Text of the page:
Invalidating feelings relationship
Your own thoughts are put on the back burner; your focus, instead, is on your partner's current experience.
Show you are listening by stopping what you are doing (closing the laptop, turning off the TV), turning to face them, nodding your head, and making eye contact as they talk. Acknowledging and accepting is the next step in validation.
Research has shown that having these types of interactions with your partner helps your partner feel less upset and less vulnerable, whereas invalidating behaviors do the opposite; they make your partner feel criticized, dismissed, or contempt from you.
Relationships that are the most successful are those where both partners share their inner world with one another -- their real thoughts, feelings and desires -- and where their partner, in turn, is able to really hear them.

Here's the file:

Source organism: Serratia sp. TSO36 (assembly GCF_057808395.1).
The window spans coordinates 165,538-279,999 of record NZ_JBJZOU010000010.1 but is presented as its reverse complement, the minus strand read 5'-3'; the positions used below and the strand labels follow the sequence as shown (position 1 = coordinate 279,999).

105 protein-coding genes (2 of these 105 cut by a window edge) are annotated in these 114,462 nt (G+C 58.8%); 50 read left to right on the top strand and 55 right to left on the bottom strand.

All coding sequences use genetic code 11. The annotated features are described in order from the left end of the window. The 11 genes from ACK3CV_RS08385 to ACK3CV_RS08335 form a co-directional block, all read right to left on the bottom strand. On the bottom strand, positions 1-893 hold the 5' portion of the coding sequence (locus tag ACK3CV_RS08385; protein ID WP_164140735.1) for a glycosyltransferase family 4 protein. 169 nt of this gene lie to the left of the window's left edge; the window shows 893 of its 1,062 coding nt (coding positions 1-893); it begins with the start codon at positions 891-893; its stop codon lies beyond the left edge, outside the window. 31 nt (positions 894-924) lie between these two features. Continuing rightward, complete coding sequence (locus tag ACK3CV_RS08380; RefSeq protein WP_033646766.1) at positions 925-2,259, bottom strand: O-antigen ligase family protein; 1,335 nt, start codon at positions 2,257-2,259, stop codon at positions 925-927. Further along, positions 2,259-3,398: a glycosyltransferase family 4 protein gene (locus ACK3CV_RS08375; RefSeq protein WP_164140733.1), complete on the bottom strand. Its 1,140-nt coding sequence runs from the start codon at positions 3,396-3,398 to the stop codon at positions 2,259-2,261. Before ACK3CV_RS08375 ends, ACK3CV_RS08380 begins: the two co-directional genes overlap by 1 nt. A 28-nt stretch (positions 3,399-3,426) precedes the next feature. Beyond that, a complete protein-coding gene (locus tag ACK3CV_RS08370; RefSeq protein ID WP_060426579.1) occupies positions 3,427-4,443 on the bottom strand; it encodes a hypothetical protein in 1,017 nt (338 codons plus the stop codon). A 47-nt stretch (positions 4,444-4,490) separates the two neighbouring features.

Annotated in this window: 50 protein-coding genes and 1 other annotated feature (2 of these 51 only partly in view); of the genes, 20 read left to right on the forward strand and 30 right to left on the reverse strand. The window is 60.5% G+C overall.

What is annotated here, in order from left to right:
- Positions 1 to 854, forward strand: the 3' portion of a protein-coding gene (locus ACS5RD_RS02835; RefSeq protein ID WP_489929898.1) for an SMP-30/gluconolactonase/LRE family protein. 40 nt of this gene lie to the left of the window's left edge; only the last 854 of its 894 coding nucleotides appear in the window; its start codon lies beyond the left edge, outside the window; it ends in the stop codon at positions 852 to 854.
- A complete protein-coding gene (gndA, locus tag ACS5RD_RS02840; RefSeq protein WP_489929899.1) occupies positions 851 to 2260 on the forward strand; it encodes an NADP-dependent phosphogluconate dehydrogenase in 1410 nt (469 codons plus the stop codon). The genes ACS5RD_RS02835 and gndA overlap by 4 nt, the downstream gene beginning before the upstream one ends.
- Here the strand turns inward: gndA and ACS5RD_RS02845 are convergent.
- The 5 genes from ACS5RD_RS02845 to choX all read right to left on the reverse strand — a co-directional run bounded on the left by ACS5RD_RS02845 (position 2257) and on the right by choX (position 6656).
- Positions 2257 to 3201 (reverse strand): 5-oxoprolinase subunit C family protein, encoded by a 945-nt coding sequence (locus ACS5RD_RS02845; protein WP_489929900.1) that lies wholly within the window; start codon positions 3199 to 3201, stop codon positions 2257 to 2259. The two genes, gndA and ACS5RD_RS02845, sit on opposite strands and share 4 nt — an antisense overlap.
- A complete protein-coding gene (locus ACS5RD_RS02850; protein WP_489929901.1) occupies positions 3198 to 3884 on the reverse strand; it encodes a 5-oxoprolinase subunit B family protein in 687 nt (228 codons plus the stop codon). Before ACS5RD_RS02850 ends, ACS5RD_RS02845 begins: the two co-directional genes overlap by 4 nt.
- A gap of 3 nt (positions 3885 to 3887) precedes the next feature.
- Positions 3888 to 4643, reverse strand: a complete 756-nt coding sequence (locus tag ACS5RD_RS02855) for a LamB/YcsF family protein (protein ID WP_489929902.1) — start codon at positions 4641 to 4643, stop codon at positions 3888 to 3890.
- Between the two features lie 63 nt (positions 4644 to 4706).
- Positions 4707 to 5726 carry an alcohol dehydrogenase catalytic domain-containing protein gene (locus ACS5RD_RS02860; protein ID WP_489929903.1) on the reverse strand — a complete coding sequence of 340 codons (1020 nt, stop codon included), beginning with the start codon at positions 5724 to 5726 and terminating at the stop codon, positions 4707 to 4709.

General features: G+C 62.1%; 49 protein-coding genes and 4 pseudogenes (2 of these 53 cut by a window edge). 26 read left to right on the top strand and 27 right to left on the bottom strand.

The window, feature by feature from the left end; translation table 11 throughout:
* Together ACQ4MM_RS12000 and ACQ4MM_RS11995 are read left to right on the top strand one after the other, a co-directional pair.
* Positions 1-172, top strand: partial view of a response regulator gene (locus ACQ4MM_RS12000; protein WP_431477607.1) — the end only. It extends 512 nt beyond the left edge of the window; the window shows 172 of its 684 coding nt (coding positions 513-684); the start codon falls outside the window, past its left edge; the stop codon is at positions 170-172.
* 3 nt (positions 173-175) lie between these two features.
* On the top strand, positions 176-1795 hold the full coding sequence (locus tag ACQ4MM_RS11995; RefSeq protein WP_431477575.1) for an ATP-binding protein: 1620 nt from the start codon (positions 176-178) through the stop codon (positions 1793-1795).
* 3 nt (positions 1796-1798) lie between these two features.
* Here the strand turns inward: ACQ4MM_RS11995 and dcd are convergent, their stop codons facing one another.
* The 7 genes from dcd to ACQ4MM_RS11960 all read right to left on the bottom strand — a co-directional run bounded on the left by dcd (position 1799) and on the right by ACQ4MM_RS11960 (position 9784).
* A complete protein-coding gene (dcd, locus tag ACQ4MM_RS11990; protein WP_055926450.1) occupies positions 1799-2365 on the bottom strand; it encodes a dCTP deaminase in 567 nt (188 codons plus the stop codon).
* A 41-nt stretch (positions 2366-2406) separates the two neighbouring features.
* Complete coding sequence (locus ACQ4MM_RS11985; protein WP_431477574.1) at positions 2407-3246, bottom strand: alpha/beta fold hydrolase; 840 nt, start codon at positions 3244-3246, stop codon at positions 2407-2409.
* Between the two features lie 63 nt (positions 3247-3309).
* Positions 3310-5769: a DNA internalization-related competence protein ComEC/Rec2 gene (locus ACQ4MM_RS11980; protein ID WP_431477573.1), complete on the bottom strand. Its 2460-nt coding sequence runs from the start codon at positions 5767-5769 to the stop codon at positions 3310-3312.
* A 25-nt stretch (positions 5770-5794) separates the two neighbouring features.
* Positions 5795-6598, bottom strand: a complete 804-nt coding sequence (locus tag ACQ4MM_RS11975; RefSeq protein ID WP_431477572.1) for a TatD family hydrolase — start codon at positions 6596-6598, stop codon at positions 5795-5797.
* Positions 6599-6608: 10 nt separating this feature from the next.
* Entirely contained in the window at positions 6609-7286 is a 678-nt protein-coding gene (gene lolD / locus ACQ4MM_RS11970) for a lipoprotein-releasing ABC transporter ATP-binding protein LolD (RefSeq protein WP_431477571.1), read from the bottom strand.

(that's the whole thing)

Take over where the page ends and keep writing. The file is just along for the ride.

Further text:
While it intuitively feels helpful to give suggestions, this can feel invalidating to your partner.In fact, one defintion of the so-called "borderline personality disorder" is "the normal response of a sensitive person to an invalidating environment" (2)Psychiatrist R. Laing said that when we invalidate people or deny their perceptions and personal experiences, we make mental invalids of them. He writes "...a history of emotion invalidation (i.e., a history of childhood psychological abuse and parental punishment, minimization, and distress in response to negative emotion) was significantly associated with emotion inhibition (i.e., ambivalence over emotional expression, thought suppression, and avoidant stress responses).He found that when one's feelings are denied a person can be made to feel crazy even they are perfectly mentally healthy. Further, emotion inhibition significantly predicted psychological distress, including depression and anxiety symptoms.) (Reference)Invalidation goes beyond mere rejection by implying not only that our feelings are disapproved of, but that we are fundamentally abnormal.This means you acknowledge what they've said or what they are feeling.